An op-ed piece in the Providence Journal about huge pay packages for corporate CEOs mentioned the breath-taking $124.8 million total compensation of United Health Group (parent of United Healthcare) CEO William McGuire. This figure can also be found in the Forbes Special Report on CEO compensation. Here one can find that other managed care CEOs got less fabulous, but still formidable compensation, e.g., Howard Phanstiel, PacifiCare, 3.38 million; Edward Hanway, Cigna, $13.3 million; John Rowe, Aetna, $22.2 million; and Larry Glassrock, Wellpoint, $25.0 million.
McGuire's compensation was so large as to take a measurable part of this large company's net income (5%). Or to look at it from a stock-holder's (and hence, an company owner's) viewpoint, had McGuire, who is an employee, been only paid a cool million, and this money had been distributed as a dividend, it would amount to about a $0.20 per share dividend. (The current dividend is $0.03 per share.) (See company data available from Forbes as well.)
To look at it from a United employee's viewpoint, had McGuire, who is an employee, been only paid a cool million, and this money had been distributed to employees, each of the 40,000 employees could have received a bonus larger than $3000.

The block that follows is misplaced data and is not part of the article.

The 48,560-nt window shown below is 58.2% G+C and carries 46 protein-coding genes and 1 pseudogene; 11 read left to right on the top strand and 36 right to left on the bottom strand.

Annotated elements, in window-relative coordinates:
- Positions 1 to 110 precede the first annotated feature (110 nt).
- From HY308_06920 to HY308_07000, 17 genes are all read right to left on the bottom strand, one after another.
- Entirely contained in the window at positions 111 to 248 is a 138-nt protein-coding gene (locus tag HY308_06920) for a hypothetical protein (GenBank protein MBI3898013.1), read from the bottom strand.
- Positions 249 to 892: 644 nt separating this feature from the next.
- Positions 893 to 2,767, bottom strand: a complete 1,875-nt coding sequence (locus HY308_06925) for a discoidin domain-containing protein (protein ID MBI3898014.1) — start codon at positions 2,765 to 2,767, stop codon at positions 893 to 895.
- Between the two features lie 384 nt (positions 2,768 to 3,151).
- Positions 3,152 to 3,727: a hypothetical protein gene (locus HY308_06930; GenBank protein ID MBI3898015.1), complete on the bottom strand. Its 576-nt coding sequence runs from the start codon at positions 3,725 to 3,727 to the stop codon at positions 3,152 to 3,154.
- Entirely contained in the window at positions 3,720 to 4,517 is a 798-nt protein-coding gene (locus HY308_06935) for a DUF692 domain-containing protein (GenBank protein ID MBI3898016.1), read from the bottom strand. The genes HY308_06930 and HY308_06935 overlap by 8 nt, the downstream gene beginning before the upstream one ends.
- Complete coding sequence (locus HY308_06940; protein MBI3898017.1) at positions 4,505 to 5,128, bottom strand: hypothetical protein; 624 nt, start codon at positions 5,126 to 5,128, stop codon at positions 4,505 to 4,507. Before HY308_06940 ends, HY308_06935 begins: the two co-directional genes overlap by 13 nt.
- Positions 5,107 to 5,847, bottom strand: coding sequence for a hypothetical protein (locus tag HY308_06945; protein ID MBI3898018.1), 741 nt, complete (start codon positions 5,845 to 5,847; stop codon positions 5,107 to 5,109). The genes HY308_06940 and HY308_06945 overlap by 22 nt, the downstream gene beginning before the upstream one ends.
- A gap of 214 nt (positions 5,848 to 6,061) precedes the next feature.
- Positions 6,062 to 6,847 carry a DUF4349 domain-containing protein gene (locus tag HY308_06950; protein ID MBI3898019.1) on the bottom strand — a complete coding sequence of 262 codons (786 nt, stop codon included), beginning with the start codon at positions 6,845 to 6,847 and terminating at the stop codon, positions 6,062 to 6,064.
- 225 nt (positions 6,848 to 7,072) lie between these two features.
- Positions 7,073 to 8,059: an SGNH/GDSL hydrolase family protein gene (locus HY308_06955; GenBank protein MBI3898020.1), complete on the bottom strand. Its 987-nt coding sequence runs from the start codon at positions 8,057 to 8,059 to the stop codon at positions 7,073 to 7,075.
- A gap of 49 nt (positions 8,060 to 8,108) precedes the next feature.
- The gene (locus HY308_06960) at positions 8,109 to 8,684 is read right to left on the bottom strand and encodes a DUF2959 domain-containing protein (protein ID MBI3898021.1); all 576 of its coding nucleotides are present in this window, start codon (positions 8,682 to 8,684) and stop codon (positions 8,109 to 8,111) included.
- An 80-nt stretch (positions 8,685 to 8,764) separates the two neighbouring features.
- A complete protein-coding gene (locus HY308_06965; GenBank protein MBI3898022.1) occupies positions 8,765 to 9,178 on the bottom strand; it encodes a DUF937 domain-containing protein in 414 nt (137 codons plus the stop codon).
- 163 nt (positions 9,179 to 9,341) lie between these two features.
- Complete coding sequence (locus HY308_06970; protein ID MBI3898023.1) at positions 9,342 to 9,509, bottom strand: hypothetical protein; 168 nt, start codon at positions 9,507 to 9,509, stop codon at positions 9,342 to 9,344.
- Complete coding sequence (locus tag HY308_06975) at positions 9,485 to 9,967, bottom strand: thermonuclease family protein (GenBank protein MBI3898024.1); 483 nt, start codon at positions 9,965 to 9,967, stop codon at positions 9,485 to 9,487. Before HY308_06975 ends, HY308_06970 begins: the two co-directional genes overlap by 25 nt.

To look at it from the viewpoint of the health care system, the $124.8 million total compensation of a single United employee could pay the salaries of 833 general internists at current typical salaries. Or the $124.8 million could run one reasonable size community hospital for a year.
United Health Group's mission statement is "the company directs its resources into designing products, providing services and applying technologies that improve access to health and well-being services; simply the health care experience; promote quality; and make health care more affordable." (See this fact sheet.) Rather, it seems to be directing a good chunk of its resources into salaries of top management employees. How a $124.8 million CEO salary can be reconciled with a mission to "make health care more affordable" is completely beyond me.
Let’s be judicious in our use of surfactant - When babies are born prematurely, they often lack surfactant: a soapy substance produced in the lungs that helps to keep the air sacs open. Without surfact...
20 minutes ago